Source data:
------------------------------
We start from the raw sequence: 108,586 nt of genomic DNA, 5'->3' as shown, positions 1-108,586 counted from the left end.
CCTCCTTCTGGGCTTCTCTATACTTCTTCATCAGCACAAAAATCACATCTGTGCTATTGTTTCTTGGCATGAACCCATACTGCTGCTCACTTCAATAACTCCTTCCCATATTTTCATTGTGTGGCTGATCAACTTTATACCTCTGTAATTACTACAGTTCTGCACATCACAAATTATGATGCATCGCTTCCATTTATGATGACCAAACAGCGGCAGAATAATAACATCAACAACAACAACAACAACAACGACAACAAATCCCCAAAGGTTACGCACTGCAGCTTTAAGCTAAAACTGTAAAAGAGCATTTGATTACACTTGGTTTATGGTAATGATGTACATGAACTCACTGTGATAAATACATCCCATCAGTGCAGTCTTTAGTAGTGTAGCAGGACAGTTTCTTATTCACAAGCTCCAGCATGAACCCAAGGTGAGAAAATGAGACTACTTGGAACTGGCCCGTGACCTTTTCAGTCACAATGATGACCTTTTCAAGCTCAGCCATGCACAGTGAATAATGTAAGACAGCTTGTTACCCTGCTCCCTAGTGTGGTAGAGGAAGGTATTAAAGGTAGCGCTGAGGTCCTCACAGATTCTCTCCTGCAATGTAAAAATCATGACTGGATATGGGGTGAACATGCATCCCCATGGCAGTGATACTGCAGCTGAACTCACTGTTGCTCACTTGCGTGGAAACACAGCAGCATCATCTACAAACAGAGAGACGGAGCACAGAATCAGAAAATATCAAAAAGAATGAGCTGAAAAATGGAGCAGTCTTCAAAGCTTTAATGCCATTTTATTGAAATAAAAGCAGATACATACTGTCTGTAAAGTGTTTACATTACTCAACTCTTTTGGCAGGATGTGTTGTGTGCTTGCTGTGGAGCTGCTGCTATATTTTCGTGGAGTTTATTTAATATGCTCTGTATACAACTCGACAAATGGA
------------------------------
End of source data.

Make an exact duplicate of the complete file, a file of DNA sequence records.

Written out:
We start from the raw sequence: 108,586 nt of genomic DNA, 5'->3' as shown, positions 1-108,586 counted from the left end.
CCTCCTTCTGGGCTTCTCTATACTTCTTCATCAGCACAAAAATCACATCTGTGCTATTGTTTCTTGGCATGAACCCATACTGCTGCTCACTTCAATAACTCCTTCCCATATTTTCATTGTGTGGCTGATCAACTTTATACCTCTGTAATTACTACAGTTCTGCACATCACAAATTATGATGCATCGCTTCCATTTATGATGACCAAACAGCGGCAGAATAATAACATCAACAACAACAACAACAACAACGACAACAAATCCCCAAAGGTTACGCACTGCAGCTTTAAGCTAAAACTGTAAAAGAGCATTTGATTACACTTGGTTTATGGTAATGATGTACATGAACTCACTGTGATAAATACATCCCATCAGTGCAGTCTTTAGTAGTGTAGCAGGACAGTTTCTTATTCACAAGCTCCAGCATGAACCCAAGGTGAGAAAATGAGACTACTTGGAACTGGCCCGTGACCTTTTCAGTCACAATGATGACCTTTTCAAGCTCAGCCATGCACAGTGAATAATGTAAGACAGCTTGTTACCCTGCTCCCTAGTGTGGTAGAGGAAGGTATTAAAGGTAGCGCTGAGGTCCTCACAGATTCTCTCCTGCAATGTAAAAATCATGACTGGATATGGGGTGAACATGCATCCCCATGGCAGTGATACTGCAGCTGAACTCACTGTTGCTCACTTGCGTGGAAACACAGCAGCATCATCTACAAACAGAGAGACGGAGCACAGAATCAGAAAATATCAAAAAGAATGAGCTGAAAAATGGAGCAGTCTTCAAAGCTTTAATGCCATTTTATTGAAATAAAAGCAGATACATACTGTCTGTAAAGTGTTTACATTACTCAACTCTTTTGGCAGGATGTGTTGTGTGCTTGCTGTGGAGCTGCTGCTATATTTTCGTGGAGTTTATTTAATATGCTCTGTATACAACTCGACAAATGGA